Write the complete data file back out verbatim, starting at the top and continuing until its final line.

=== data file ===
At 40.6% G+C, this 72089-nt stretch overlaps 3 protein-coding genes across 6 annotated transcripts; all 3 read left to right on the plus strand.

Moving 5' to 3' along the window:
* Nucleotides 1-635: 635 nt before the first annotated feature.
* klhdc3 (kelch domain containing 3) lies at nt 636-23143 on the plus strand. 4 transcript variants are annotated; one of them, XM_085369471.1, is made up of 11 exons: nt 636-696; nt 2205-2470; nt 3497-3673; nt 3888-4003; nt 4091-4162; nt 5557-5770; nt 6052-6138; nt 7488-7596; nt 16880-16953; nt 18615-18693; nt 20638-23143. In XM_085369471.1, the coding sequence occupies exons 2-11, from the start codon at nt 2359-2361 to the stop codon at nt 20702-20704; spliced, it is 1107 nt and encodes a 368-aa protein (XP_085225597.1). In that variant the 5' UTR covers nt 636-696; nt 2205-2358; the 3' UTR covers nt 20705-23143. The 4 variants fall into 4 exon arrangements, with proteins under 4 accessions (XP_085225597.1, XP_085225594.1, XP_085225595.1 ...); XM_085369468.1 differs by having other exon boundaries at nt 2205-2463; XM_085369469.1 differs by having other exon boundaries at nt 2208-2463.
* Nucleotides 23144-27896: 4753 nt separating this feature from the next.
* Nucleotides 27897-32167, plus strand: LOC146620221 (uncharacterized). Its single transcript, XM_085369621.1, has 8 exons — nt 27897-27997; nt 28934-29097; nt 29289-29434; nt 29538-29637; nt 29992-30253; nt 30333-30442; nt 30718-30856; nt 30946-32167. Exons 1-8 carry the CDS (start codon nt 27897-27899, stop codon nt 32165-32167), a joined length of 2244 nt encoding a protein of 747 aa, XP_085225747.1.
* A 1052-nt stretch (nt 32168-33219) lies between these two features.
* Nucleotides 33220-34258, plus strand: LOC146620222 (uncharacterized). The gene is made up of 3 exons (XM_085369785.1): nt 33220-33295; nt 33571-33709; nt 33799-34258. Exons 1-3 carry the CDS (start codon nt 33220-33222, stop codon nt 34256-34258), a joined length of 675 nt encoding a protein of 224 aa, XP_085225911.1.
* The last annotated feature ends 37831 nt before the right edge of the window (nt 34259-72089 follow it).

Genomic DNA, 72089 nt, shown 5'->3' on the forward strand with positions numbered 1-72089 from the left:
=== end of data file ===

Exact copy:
At 40.6% G+C, this 72089-nt stretch overlaps 3 protein-coding genes across 6 annotated transcripts; all 3 read left to right on the plus strand.

Moving 5' to 3' along the window:
* Nucleotides 1-635: 635 nt before the first annotated feature.
* klhdc3 (kelch domain containing 3) lies at nt 636-23143 on the plus strand. 4 transcript variants are annotated; one of them, XM_085369471.1, is made up of 11 exons: nt 636-696; nt 2205-2470; nt 3497-3673; nt 3888-4003; nt 4091-4162; nt 5557-5770; nt 6052-6138; nt 7488-7596; nt 16880-16953; nt 18615-18693; nt 20638-23143. In XM_085369471.1, the coding sequence occupies exons 2-11, from the start codon at nt 2359-2361 to the stop codon at nt 20702-20704; spliced, it is 1107 nt and encodes a 368-aa protein (XP_085225597.1). In that variant the 5' UTR covers nt 636-696; nt 2205-2358; the 3' UTR covers nt 20705-23143. The 4 variants fall into 4 exon arrangements, with proteins under 4 accessions (XP_085225597.1, XP_085225594.1, XP_085225595.1 ...); XM_085369468.1 differs by having other exon boundaries at nt 2205-2463; XM_085369469.1 differs by having other exon boundaries at nt 2208-2463.
* Nucleotides 23144-27896: 4753 nt separating this feature from the next.
* Nucleotides 27897-32167, plus strand: LOC146620221 (uncharacterized). Its single transcript, XM_085369621.1, has 8 exons — nt 27897-27997; nt 28934-29097; nt 29289-29434; nt 29538-29637; nt 29992-30253; nt 30333-30442; nt 30718-30856; nt 30946-32167. Exons 1-8 carry the CDS (start codon nt 27897-27899, stop codon nt 32165-32167), a joined length of 2244 nt encoding a protein of 747 aa, XP_085225747.1.
* A 1052-nt stretch (nt 32168-33219) lies between these two features.
* Nucleotides 33220-34258, plus strand: LOC146620222 (uncharacterized). The gene is made up of 3 exons (XM_085369785.1): nt 33220-33295; nt 33571-33709; nt 33799-34258. Exons 1-3 carry the CDS (start codon nt 33220-33222, stop codon nt 34256-34258), a joined length of 675 nt encoding a protein of 224 aa, XP_085225911.1.
* The last annotated feature ends 37831 nt before the right edge of the window (nt 34259-72089 follow it).

Genomic DNA, 72089 nt, shown 5'->3' on the forward strand with positions numbered 1-72089 from the left: